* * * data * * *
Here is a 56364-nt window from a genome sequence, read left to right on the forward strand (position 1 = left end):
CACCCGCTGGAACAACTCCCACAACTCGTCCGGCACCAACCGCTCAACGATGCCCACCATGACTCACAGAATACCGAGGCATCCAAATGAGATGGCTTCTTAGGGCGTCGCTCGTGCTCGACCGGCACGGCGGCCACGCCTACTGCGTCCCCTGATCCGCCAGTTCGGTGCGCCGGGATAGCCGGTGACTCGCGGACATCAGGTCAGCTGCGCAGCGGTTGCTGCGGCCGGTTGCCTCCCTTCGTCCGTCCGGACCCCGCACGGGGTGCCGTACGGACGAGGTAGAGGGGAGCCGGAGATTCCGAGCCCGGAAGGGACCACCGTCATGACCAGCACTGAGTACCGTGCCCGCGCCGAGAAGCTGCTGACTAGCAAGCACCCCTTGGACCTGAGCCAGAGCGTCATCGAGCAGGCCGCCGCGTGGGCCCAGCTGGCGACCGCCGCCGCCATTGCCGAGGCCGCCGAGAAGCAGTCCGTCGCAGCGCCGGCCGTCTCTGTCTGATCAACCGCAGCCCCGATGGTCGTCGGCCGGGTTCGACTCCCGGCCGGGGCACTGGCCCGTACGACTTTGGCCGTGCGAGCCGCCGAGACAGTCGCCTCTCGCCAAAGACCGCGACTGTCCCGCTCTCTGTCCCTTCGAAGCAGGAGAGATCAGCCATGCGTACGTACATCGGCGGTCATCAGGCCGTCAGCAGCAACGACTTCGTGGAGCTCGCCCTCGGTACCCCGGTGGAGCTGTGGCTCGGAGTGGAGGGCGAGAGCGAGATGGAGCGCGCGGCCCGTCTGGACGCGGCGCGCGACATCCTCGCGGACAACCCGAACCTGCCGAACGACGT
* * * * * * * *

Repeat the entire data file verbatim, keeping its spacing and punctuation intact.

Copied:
Here is a 56364-nt window from a genome sequence, read left to right on the forward strand (position 1 = left end):
CACCCGCTGGAACAACTCCCACAACTCGTCCGGCACCAACCGCTCAACGATGCCCACCATGACTCACAGAATACCGAGGCATCCAAATGAGATGGCTTCTTAGGGCGTCGCTCGTGCTCGACCGGCACGGCGGCCACGCCTACTGCGTCCCCTGATCCGCCAGTTCGGTGCGCCGGGATAGCCGGTGACTCGCGGACATCAGGTCAGCTGCGCAGCGGTTGCTGCGGCCGGTTGCCTCCCTTCGTCCGTCCGGACCCCGCACGGGGTGCCGTACGGACGAGGTAGAGGGGAGCCGGAGATTCCGAGCCCGGAAGGGACCACCGTCATGACCAGCACTGAGTACCGTGCCCGCGCCGAGAAGCTGCTGACTAGCAAGCACCCCTTGGACCTGAGCCAGAGCGTCATCGAGCAGGCCGCCGCGTGGGCCCAGCTGGCGACCGCCGCCGCCATTGCCGAGGCCGCCGAGAAGCAGTCCGTCGCAGCGCCGGCCGTCTCTGTCTGATCAACCGCAGCCCCGATGGTCGTCGGCCGGGTTCGACTCCCGGCCGGGGCACTGGCCCGTACGACTTTGGCCGTGCGAGCCGCCGAGACAGTCGCCTCTCGCCAAAGACCGCGACTGTCCCGCTCTCTGTCCCTTCGAAGCAGGAGAGATCAGCCATGCGTACGTACATCGGCGGTCATCAGGCCGTCAGCAGCAACGACTTCGTGGAGCTCGCCCTCGGTACCCCGGTGGAGCTGTGGCTCGGAGTGGAGGGCGAGAGCGAGATGGAGCGCGCGGCCCGTCTGGACGCGGCGCGCGACATCCTCGCGGACAACCCGAACCTGCCGAACGACGT